Fixing fragmented follow-up care

Jessica Carender, Partner Engagement Manager, The NIIC
Ben Forrest, Speaker at Third Thursday Connections

Olio CEO’s five steps for launching a health-tech startup

Ben Forrest, founder and CEO of Olio, offered insights to healthcare entrepreneurs at Connected Health Lab Third Thursday Connections event at The NIIC in Fort Wayne, Ind. He candidly shared the rewards and challenges of launching a digital healthcare startup.

His presentation was very timely. Healthcare technology is a growing sector of the regional economy. It’s expected there will be 75 billion connected IOT devices by 2025. Connected health and the Internet of Things have tremendous potential to improve public health and create business opportunities in our regional economy.

Forrest explained that technological innovations are solving tough challenges inpatient care. “Today, after patients leave the hospital, follow-up care is very fragmented. One hospital may discharge a patient with a referral to go to a nursing home, rehab center, or home care—with more than a hundred to choose from. It’s a complex problem that requires a technological solution,” Forrest said. “We saw an opportunity to connect doctors, nurses, and post-acute care providers in real-time.”

1. Ideation

Before launching Olio, Forrest owned his own business as an orthopedic device distributor. “I had about 20 employees and my role afforded me enough time to sit back and think about problems that needed to be solved, problems that could be solved, and new markets that could be developed,” Forrest said. “I was also fortunate to be around a lot of influential people — orthopedic surgeons, the guys on the billboards — and I had an ecosystem for asking questions, testing ideas, and solving problems.”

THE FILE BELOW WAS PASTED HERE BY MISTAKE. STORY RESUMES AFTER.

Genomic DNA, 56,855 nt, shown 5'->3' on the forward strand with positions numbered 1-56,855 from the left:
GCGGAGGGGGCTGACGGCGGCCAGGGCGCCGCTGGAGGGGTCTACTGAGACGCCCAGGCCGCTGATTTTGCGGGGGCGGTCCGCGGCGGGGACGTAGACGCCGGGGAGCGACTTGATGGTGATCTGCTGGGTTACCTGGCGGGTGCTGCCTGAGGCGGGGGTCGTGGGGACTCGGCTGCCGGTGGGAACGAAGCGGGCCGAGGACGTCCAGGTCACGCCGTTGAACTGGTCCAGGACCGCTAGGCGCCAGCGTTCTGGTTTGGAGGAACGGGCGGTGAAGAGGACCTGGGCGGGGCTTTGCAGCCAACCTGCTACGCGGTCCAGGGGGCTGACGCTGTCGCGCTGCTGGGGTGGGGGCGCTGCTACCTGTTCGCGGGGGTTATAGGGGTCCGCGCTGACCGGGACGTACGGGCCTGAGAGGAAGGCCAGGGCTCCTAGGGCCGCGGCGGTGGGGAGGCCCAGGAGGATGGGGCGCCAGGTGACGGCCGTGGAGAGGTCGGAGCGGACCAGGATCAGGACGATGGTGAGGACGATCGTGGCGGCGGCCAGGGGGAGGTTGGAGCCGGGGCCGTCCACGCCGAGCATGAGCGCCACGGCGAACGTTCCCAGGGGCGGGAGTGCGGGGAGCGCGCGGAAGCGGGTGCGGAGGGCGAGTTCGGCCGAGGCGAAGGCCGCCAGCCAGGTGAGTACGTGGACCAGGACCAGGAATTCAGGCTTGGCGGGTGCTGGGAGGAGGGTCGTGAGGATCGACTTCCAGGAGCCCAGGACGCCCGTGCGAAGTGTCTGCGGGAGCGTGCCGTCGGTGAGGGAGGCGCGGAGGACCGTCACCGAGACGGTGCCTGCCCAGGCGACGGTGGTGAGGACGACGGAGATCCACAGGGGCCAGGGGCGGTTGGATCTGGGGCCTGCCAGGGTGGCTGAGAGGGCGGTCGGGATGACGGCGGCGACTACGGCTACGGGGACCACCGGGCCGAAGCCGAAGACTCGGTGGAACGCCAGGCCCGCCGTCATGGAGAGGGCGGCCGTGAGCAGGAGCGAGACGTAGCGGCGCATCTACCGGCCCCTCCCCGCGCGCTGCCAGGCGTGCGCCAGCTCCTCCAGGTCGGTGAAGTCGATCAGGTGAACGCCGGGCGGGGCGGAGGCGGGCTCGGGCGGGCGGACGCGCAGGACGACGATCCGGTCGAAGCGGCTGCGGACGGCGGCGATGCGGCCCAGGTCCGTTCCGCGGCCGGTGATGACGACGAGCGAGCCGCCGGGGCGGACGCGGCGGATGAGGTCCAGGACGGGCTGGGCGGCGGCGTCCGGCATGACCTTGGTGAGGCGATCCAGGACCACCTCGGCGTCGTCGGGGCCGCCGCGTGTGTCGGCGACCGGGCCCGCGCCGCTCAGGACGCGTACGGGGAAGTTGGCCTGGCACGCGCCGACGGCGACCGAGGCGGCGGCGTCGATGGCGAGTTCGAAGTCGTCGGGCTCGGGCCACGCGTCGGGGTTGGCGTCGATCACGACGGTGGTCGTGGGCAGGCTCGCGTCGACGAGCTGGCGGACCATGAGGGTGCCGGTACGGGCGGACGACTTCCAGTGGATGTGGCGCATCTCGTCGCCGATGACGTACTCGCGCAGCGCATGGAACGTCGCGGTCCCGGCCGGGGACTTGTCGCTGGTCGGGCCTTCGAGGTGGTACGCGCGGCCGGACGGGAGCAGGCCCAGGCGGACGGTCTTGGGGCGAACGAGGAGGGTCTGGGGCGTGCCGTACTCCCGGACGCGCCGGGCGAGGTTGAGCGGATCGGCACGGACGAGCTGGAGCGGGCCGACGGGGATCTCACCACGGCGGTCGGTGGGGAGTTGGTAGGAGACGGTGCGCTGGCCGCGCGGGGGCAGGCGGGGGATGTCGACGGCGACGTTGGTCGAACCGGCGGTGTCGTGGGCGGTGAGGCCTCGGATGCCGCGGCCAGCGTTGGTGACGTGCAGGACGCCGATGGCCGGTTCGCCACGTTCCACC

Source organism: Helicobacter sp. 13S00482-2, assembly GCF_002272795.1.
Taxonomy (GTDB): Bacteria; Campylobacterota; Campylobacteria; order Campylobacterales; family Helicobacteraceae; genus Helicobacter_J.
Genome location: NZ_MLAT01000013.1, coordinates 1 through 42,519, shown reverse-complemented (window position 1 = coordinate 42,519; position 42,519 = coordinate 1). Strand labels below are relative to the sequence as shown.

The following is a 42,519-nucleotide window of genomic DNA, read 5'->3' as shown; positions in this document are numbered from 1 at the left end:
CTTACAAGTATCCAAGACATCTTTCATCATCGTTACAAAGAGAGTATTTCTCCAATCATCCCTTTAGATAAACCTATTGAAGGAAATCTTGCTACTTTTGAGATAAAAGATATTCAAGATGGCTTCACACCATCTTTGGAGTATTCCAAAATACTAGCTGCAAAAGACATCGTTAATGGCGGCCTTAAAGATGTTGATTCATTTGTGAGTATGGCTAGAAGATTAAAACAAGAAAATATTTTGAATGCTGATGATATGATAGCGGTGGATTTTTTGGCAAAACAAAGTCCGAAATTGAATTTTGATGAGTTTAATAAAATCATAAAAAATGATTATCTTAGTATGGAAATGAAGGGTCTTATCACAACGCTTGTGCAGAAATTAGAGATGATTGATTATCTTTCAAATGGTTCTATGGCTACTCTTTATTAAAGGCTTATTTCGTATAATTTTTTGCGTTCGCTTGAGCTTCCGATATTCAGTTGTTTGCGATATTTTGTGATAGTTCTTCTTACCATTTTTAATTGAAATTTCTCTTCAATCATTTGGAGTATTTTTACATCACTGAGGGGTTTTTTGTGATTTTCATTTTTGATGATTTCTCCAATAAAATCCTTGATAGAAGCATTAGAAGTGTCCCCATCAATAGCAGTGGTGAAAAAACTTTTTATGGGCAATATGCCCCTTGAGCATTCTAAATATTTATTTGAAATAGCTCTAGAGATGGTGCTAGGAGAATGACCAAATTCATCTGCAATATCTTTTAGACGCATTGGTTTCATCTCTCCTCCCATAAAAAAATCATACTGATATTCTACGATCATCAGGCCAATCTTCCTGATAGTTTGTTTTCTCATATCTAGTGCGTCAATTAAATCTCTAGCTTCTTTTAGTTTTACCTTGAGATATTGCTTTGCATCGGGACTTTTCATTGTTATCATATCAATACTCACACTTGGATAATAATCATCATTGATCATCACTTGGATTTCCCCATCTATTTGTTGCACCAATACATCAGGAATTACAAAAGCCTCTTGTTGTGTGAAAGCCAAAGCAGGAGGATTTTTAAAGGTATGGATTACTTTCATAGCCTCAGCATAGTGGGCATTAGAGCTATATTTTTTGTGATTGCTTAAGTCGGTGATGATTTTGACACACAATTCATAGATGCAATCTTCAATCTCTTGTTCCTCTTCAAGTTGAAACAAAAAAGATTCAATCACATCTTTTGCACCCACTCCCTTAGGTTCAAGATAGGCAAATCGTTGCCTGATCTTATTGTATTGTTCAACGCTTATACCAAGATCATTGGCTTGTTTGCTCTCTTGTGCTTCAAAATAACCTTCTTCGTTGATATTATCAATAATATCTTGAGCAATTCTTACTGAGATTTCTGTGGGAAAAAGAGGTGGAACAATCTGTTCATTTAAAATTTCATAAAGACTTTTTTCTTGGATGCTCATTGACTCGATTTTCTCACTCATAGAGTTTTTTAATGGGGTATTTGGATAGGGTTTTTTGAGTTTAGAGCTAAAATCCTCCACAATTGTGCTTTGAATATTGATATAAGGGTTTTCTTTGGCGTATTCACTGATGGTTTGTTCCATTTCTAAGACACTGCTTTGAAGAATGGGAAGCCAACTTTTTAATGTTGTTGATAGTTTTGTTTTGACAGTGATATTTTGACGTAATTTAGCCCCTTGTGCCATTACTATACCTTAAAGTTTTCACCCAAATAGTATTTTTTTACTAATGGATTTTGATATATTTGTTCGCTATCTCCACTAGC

Forrest tried his hand at consulting and was immediately successful. However, he soon discovered that the challenges facing post-acute care were so large and complex and required a technological solution. “It’s not one guy talking about the problem, connecting people, or telling them what to do. It quickly became, ‘how can we use technology to solve this problem and bring people together?’”

The solution he proposed was Olio, a software platform that connects hospitals, doctors, nurses, and post-acute caregivers. In real-time, a patient’s status and recovery progress can be reported to their entire healthcare team.

2. Capital

The innovative concept attracted $5.0 million in angel investment, mostly from individual doctors who saw an opportunity to improve patient outcomes.

Forrest expressed gratitude for the early-stage investment his company has received, observing that start-up capital fuels business growth.

“With a start-up, you have to go as fast as humanly possible in every decision you make — and you have to be okay with making really crappy decisions sometimes. And part of that is you need to have fuel to make decisions, right? You can’t move forward if you don’t have any cash.”

3. Developing a Support System

“But even before that, you need emotional capital,” Forrest said. “You need people who believe in you. People who will let you do something crazy, like sell a successful business to follow a dream. You need people who will buy into your dream.”

4. Workspace

Olio quickly outgrew its small rented office. The team of 18 employees — mostly software engineers — moved into a repurposed church in the Broadripple neighborhood of Indianapolis. Forrest said the workspace could eventually house 80 employees.

“We use the cool old building and the neighborhood to attract talent. They like being around coffee shops and bars and restaurants and walkable stuff. With startups, your culture is everything.”

5. Talent & Culture

Forrest acknowledged that the “alpha” tech companies are mostly located in downtown Indianapolis. With Salesforce’s purchase of ExactTarget, Indianapolis has earned some buzz for being a regional hub for software-as-a-service (SAAS) developers.

“With a startup, your culture is what enables you to invite top talent to join your team, even if you’re a smaller, younger company. People will want to become a part of what you’re doing if you can offer them a cool place to work and the chance to solve big problems — the opportunity to believe in what they’re doing.”

For more information about NIIC Connected Health Lab, visit https://theniic.org/iot/.


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